Driving past Hanalei into Wainiha and Haena was once an art form.
One’s knowledge of how to carefully cross single-lane bridges and driving etiquette to make it from point A to point B was key to getting to where you needed to go.
Also, not knowing when to cross the bridge could be a frustrating mistake that could potentially waste a lot of time. Crossing too soon, such as if there’s a blind spot obscuring oncoming cars, could result in being stuck on a bridge. After that, a driver would have to reverse back the way they came to get out of the way of a steady line of cars headed in their direction.
From bridge etiquette to unpredictable drivers on the road, there can be a lot of complicating factors when driving on Kauai.
Some visitors experience “Disneyland syndrome” which causes them to act and drive in a confused, indecisive manner because they’re overwhelmed by the beauty of the island and the fact they’re on vacation.
Parking in the middle of the road to get the perfect picture, and drivers spontaneously bolting in front of other vehicles from a parking spot on the shoulder of the highway, were just some of the risk factors associated with this.
“Overtourism” is one of the factors causing the roads to become more crowded, though it is definitely one of the most significant sources of congestion on island. At the end of the day, though, all kinds of people can be bad drivers who need to be avoided on the road, and so overall fewer cars means less drama on the roadway.
In Haena and Wainiha, traveling through the convoy simplifies this process of commuting to and from the rest of the island. Being reduced to residents driving single file in and out of the area through the convoy schedule is straight-forward. The system reduces the amount of cars in the area and gives locals a break from overtourism.
On the flip-side, there is a price to pay for cutting back on the amount of people able to easily access Haena and Wainiha.
While peaceful in between convoy schedule times and keiki and families are often seen walking or riding bikes together, when the convoy reopens the highway is very busy. It can be quite dangerous actually, especially due to people speeding so they don’t miss their time to get through. This is a major concern of residents and families here, and children at the satellite school in Haena even have painted and posted surfboards and signs reading, “Please slow down,” as a reminder.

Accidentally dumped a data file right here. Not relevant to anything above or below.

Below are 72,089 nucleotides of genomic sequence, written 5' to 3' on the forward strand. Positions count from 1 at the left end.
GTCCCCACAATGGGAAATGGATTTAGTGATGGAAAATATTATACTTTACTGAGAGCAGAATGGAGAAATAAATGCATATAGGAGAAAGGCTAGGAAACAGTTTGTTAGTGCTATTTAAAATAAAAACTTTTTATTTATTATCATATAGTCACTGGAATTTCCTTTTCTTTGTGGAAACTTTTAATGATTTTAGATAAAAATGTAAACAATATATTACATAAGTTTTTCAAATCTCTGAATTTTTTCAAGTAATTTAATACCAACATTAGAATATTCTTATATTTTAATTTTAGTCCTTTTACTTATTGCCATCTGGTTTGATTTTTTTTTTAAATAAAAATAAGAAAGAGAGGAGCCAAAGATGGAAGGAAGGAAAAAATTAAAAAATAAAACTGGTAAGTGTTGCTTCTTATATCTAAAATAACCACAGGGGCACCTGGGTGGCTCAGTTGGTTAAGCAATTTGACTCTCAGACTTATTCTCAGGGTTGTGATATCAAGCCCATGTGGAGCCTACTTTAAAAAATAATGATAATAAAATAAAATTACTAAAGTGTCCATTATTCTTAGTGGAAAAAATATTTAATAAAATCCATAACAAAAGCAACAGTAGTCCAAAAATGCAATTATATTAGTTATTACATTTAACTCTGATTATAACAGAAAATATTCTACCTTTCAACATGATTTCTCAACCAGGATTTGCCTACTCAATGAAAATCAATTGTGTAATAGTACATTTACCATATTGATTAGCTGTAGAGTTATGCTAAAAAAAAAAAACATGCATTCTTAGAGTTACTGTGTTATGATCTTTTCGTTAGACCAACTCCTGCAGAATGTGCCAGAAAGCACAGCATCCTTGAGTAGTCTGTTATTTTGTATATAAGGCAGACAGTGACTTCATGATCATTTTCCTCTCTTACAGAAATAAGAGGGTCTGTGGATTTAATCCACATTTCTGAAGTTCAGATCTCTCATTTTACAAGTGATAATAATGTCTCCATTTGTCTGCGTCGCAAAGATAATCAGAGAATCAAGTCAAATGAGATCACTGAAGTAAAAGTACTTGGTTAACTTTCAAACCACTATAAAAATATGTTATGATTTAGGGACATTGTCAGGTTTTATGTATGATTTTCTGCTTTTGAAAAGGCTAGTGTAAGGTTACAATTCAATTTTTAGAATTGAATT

Businesses and workers tell how they struggle from the road being closed to non-residents, and so do people impacted by April’s flooding, though it helps in other ways by reducing vehicle and foot traffic. Fewer people means fewer customers and for this reason most workers lost their jobs and clientele.
All businesses have been severely impacted. Some businesses that remain open have reduced hours and reduced staff. For every house or hotel room or rental shuttered, there is a housekeeper, landscaper, plumber, and other workers who lost income. Those still rebuilding following the flood often have a hard time scheduling and coordinating to getting people in the area to make repairs, bring supplies and more to get their house back on track.
Contractors and those trying to provide other services in the area talk about how difficult it can be to access Haena and Wainiha to do so. Every contractor or person providing services from construction to disaster relief all need work passes before they can get through.
Fortunately, there are ways for Haena and Wainiha folks to ease their worries for now.
Napali Art Gallery and Coffee House is a place to talk story and get their morning start-up with a tasty cup of coffee. In the evenings Opakapaka Grill and Bar is there for people to hang out and grab food, drink and shoot pool.
Not to mention, for right now at least, there are uncrowded beaches where people can relax and spend time with family and friends.
Monique Rowan is a writer, artist and mother and lives on the North Shore. Hanalei is her hometown. She also has a love for community radio, running and learning about language and culture. She can be reached at firstname.lastname@example.org.